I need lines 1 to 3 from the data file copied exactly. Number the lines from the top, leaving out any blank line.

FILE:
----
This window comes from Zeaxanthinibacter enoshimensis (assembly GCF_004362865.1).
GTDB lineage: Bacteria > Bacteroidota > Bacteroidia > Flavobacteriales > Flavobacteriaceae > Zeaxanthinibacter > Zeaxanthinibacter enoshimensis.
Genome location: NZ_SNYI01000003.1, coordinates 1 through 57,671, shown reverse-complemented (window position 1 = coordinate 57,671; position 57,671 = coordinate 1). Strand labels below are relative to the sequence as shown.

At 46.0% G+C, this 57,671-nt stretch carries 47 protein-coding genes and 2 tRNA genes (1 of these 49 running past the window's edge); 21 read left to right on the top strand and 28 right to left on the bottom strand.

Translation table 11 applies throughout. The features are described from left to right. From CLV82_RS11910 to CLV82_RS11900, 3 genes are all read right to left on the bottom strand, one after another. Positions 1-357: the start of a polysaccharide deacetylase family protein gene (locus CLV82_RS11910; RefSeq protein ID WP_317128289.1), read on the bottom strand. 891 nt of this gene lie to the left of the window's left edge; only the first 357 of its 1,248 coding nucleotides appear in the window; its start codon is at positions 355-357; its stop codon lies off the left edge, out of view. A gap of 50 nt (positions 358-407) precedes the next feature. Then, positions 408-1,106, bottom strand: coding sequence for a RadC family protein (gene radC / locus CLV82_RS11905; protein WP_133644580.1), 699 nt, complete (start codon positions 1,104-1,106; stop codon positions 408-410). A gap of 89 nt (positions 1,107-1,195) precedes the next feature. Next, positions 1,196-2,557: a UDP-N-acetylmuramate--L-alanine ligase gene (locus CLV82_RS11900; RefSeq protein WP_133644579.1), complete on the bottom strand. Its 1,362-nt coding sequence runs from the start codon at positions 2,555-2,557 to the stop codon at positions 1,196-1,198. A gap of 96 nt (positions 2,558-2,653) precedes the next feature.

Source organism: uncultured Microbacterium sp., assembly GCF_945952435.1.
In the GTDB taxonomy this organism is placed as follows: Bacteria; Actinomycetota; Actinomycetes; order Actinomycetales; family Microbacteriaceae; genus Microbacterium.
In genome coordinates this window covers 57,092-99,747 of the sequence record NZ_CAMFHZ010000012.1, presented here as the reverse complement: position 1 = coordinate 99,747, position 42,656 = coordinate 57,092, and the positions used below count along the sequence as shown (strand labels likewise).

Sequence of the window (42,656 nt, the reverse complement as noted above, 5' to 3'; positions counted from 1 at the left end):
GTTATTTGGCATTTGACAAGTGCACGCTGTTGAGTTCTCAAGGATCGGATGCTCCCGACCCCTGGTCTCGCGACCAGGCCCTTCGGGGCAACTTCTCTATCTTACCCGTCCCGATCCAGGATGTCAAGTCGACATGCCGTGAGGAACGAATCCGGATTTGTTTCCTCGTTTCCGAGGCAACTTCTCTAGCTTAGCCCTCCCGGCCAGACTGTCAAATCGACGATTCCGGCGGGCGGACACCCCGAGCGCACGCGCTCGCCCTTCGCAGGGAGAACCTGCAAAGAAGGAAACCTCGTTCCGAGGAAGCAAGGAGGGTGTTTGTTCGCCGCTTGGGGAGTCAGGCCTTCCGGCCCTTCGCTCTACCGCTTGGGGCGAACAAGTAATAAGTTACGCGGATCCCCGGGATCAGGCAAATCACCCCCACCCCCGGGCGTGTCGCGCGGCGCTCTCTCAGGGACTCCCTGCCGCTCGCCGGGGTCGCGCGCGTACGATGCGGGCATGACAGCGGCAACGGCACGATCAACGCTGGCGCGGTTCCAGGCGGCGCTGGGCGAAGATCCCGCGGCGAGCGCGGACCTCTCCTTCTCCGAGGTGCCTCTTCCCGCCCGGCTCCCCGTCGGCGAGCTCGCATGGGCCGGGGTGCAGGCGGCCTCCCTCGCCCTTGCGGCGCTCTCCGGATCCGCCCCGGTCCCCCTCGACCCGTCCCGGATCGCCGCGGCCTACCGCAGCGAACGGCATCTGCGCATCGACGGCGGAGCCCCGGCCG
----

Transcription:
This window comes from Zeaxanthinibacter enoshimensis (assembly GCF_004362865.1).
GTDB lineage: Bacteria > Bacteroidota > Bacteroidia > Flavobacteriales > Flavobacteriaceae > Zeaxanthinibacter > Zeaxanthinibacter enoshimensis.
Genome location: NZ_SNYI01000003.1, coordinates 1 through 57,671, shown reverse-complemented (window position 1 = coordinate 57,671; position 57,671 = coordinate 1). Strand labels below are relative to the sequence as shown.